This is where using events and adding games played into the equation helps. When you do this, you not only know what games were purchased, but you then have data around what games are being played on what devices and how much time is being spent on those games. The profile becomes more complete and you have the ability to then make targeted offers based on that usage.
Some patterns that we’ve noticed
While we were working on this we noticed that M:1 relationships tended to end up being multi-entity (lookup) relationships. This created a situation where we could go beyond the profile with additional data based on things like products, stores, game details or other non-profile classes. This allows us to create segments based on that data, which could be based on something like details found within a video game, for example.
With 1:M relationships, they ended up as either arrays or events, as we’ve discussed. What we noticed was that arrays could have multiple values for the current state (multiple newsletter subscriptions, for example). But, to add to or remove from the array, you need to restate the entire array (which may be a challenge).
Events, we noticed, were identifiable because they had timestamps in the source system. They had an advantage in that they could have events added without the need to pass in previous events. But this could put more of a challenge on how you build segments.
What is interesting when dealing with arrays is that when you’re updating the same user’s profile from the same dataset, the array gets replaced. But, when you update the same user’s profile from two different datasets, the array gets concatenated based on the two datasets. This means that instead of replacing everything, it keeps both. This concatenation was something that we hadn’t expected and was, in fact, a question asked by the client.
Managing multiple personalities and merge policies
As we’ve already mentioned, people tend to use a lot of different identities, or multiple personalities, as they use different products and services. This could be something as simple as signing up for one product using the name “Doug” and another using “Douglas”. Or, it could be more complex, like using different phone numbers or email addresses across a variety of platforms.
This is fine when business units keep their own separate user profiles or if they have a mobile device management (MDM) program in place to reconcile these multiple profiles into one master profile. But if you want to maintain a consistent marketing touchpoint with the customer, you need to consider using merge policies to gather up these various profiles into one unified profile. For example: if each business unit (BU) is capturing data independent of each other and that BU wants to continue to use its version of the profile, Adobe Experience Platform needs to preserve it and provide it back to the BU. Merge policies help here.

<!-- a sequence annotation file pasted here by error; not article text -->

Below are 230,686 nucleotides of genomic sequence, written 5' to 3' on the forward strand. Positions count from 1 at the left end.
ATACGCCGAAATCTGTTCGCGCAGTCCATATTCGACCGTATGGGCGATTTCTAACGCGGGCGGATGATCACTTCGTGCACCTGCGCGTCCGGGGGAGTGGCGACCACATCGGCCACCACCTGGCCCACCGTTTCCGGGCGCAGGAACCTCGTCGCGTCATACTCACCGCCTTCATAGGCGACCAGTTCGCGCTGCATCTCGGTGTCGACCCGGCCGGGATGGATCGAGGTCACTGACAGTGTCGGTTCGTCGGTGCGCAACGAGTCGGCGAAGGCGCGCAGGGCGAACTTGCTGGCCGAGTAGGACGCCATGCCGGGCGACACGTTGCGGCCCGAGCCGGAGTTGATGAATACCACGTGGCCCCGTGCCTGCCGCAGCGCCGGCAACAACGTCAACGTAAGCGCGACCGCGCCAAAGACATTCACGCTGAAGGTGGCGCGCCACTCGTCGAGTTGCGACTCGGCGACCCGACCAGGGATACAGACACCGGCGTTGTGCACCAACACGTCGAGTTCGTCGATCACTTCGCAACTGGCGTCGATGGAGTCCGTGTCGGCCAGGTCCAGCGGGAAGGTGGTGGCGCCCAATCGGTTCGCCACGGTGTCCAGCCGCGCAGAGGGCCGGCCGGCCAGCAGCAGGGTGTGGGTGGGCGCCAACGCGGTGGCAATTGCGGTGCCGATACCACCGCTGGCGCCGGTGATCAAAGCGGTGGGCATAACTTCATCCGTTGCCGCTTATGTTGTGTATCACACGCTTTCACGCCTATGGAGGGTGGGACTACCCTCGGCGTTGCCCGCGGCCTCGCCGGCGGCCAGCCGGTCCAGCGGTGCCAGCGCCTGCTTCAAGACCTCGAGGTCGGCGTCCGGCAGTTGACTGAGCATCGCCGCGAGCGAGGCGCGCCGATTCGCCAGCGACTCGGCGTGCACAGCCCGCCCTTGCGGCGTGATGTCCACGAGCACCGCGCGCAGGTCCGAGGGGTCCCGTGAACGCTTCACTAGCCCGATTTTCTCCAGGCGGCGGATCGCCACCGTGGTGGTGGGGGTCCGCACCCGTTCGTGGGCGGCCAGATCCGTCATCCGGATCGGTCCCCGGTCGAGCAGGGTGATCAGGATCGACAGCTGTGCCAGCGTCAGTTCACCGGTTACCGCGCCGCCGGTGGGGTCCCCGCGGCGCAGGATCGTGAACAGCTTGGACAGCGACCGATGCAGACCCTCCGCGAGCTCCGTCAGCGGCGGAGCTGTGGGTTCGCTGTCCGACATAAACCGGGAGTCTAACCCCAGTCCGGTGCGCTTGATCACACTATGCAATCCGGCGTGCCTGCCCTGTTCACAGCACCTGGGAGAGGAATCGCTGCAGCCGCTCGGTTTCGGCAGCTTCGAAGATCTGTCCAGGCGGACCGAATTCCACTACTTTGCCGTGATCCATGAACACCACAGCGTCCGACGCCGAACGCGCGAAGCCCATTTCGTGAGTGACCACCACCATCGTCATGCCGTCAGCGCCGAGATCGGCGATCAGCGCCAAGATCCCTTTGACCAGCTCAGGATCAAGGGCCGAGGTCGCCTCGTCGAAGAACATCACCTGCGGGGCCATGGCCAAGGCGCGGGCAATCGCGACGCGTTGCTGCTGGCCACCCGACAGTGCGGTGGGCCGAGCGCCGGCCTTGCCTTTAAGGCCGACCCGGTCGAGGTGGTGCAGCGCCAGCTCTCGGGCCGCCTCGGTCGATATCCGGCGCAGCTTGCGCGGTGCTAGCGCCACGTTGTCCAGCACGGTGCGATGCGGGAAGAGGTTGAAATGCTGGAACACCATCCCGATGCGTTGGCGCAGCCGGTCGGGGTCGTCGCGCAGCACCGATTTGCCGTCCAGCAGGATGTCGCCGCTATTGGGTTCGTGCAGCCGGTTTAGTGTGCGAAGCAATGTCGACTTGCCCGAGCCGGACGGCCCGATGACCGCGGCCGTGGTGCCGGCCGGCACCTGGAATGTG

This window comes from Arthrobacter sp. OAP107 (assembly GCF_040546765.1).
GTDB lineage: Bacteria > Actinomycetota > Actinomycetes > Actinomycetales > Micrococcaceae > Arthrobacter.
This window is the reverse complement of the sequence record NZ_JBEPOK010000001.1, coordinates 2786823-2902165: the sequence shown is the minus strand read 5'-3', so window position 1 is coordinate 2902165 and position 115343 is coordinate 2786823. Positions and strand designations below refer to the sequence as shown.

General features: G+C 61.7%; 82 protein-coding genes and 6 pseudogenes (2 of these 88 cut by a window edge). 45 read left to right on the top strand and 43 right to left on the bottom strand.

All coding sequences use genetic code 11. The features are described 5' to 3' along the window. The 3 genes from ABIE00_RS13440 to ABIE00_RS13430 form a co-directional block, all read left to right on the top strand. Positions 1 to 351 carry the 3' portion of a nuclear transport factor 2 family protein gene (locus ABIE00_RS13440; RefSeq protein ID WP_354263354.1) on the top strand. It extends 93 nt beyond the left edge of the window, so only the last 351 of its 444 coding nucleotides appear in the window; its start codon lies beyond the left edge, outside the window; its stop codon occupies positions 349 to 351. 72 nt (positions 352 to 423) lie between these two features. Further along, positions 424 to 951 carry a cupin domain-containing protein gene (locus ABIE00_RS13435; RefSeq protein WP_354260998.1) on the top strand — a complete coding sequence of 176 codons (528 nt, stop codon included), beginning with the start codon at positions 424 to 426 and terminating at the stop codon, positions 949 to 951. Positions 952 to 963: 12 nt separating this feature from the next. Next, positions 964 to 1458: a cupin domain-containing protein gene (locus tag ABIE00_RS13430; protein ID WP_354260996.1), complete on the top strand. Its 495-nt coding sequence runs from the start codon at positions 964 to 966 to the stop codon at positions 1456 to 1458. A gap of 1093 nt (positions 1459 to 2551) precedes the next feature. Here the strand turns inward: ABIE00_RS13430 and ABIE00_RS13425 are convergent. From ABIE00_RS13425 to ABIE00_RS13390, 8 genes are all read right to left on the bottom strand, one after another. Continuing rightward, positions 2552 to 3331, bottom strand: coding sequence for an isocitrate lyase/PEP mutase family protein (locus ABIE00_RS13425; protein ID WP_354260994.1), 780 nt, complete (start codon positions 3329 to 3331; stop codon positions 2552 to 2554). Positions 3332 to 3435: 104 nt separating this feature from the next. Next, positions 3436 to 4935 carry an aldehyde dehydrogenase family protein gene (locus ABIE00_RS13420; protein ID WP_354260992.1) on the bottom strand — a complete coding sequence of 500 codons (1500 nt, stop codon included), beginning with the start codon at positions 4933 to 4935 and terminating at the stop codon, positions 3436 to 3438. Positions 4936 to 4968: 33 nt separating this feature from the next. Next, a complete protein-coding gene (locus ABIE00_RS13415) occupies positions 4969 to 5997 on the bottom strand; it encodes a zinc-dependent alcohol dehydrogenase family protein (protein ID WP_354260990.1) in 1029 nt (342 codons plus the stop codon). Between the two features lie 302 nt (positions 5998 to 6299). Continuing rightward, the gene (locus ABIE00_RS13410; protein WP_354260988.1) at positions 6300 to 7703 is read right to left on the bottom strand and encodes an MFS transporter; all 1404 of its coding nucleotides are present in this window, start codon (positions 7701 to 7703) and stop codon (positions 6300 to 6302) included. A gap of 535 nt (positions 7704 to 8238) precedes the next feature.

Merge policies can be challenging to maintain as you create more and the number of datasets grows. They are applied to each segment, so you will need to remember to select the correct one for each segment built. As an aside, this may mean you end up creating segments with the same rules but with different merge policies.
The next steps in modeling 1:M relationships
The next step for us is to figure out additional use cases for modeling 1:M. We know we will encounter 1:M and M:1 relationships in every implementation we encounter, so we are looking to take things to the next level. We are looking for patterns beyond the basics. We’re looking for patterns for use cases, industries, custom classes, and ramifications when building segments or activating to external platforms. Each of these decisions when modeling the data has both upstream and downstream impacts. The data model is the core and if we don’t get it right, it will cause issues.
We also have to answer a fairly interesting question around just how much historical data we need. Is it necessary to capture and store the entire history of one person across the customer ecosystem or do we really only need to know the current state? Since the goal is typically activation from a marketing perspective, knowing the entire history isn’t necessarily critical. Behavior over a year ago is less valuable than recent behavior. In many cases the current state is more important for determining how to manage the relationship.